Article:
Healthcare: Medical Office Forecasts Emphasize Stability

Healthcare: Medical Office Forecasts Emphasize Stability

INDIANAPOLIS-Soon after the recession began taking its toll on the office market in the form of diminishing demand, higher vacancies and negative absorption numbers, those who track the medical office market―and some who previously paid little attention to it―began remarking on how this one segment of the office market was marching to its own tune. Medical office marches on, according to some new reports about the healthcare-related segment. The reports foresee stability and growth for the medical office segment despite the dismal forecasts for general office space, although the medical office portion of the market has not been spared entirely.

“There will be a significant increase in both short- and long-term demand for medical offices and outpatient facilities,” declares a new report from Bremner Duke Healthcare Real Estate, the healthcare facilities development arm of publicly held Duke Realty Corp. Deeni Taylor, executive vice president of BremnerDuke, notes that during the past two years, BremnerDuke medical office properties have performed favorably, with occupancy remaining near 90%. Taylor notes that, during the past year, Duke Realty has raised more than $1.5 billion in capital, “which will enable us to efficiently take advantage of these opportunities,” Taylor says.

A report by Marcus & Millichap points out that, even with the turmoil in the economy, only 1% of MOBs are now distressed, equating to just $200 million in troubled loans, compared with almost $20 billion for the 3% of traditional office assets now at risk. Nonetheless, Marcus & Millichap points out, the MOB segment remains under pressure. “Recessionary stresses and rising medical costs have kept a portion of the US population on the sidelines for elective outpatient care, easing demand for physicians’ services and, in turn, medical space,” the report states. As a result, deliveries of new medical space have recently outpaced absorption and vacancy has ticked up, forcing operators to lower rents in an effort to keep occupancy levels in check, according to the Marcus & Millichap report.

The national debate about healthcare reform “is especially relevant to the MOB market, as any measures passed by Congress could further bolster the sector,” Marcus & Millichap points out. It cites estimates that if 50% of the 46 million people who are now uninsured gained coverage, the added demand would require nearly 45 million square feet of MOB space beyond what is needed to satisfy normal demand trends. BremnerDuke notes that some projections call for adding as much as to 61.9 million square feet of additional MOB space, based on the current ratio of 1.9 square feet per insured person.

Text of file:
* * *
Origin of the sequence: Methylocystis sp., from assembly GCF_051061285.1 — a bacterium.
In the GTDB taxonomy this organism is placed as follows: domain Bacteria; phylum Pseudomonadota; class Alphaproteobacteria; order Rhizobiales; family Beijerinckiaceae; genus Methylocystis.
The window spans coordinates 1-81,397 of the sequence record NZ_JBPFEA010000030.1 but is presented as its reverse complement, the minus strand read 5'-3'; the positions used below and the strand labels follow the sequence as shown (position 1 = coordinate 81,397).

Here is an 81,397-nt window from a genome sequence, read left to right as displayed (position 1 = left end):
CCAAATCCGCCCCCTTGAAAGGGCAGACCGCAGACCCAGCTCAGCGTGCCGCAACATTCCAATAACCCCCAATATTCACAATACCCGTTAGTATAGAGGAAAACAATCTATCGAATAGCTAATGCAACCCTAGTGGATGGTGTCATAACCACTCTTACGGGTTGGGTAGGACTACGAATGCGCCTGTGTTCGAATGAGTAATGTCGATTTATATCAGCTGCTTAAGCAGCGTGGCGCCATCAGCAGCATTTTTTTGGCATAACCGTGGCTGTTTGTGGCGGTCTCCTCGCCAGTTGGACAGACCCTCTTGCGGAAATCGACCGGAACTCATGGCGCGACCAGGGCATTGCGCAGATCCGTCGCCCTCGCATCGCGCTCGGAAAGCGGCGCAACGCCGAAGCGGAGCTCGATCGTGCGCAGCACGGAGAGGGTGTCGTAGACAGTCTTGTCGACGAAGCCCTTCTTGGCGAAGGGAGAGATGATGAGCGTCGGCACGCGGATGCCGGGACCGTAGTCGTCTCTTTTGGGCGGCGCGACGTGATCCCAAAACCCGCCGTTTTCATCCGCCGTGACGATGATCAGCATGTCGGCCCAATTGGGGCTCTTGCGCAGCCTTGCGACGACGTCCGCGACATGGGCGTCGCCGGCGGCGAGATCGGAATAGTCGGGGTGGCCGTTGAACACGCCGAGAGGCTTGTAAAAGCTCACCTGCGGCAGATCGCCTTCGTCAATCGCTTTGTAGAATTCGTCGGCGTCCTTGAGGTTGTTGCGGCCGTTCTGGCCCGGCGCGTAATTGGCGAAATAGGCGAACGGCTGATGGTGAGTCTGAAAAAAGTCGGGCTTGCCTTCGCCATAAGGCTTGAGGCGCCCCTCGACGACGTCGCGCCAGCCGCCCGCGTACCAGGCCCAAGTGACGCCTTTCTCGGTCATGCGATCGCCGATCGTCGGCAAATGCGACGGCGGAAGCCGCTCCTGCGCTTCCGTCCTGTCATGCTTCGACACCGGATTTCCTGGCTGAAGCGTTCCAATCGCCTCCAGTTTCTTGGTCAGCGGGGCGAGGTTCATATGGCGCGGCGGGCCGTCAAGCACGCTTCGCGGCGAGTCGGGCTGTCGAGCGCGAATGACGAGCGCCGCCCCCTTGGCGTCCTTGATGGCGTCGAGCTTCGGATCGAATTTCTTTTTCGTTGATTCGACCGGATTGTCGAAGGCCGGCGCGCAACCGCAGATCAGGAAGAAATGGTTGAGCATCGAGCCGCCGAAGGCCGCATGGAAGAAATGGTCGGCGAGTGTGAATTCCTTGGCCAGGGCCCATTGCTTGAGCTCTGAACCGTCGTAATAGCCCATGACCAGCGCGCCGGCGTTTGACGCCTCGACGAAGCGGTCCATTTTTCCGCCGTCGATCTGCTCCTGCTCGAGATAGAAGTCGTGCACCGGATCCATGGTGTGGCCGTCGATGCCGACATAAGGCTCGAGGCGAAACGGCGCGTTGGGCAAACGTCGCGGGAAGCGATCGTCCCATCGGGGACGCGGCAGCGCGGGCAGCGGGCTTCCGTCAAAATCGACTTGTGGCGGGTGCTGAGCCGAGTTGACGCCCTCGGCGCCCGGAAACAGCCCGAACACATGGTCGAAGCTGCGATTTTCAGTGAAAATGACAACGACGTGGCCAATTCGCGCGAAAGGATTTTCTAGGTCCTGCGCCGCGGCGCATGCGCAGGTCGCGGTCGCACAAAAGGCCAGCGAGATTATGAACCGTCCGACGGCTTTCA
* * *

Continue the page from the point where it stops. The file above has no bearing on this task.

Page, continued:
BremnerDuke approach in today’s market is concentrating on “cultivating relationships in markets where demographics point to strong projected growth,” the company says. In the 20 markets where Duke Realty has a strong presence, the firm is leveraging its healthcare expertise and experience to develop relationships with local hospitals. BremnerDuke has also focused on developing strong relationships with regional and national healthcare systems across the country.

Another point in the Marcus & Millichap report is that, although lenders are favoring MOB assets, transaction velocity has been stymied by the capital markets crisis and subsequent lack of available credit. “Increased equity requirements have put a damper on purchases,” as the loan-to-value ratios allowed by lenders have dropped from 90%, including mezzanine debt, to 60%. Although deal flow has slowed, MOB sales as a share of total office activity have risen from 14% to 25% over the past seven years, the report shows. “This clearly demonstrates the continued draw of MOB product, which provides higher risk-adjusted returns and more stability than traditional office assets,” it says.

By Bob Howard for GlobeSt

[www.globest.com]

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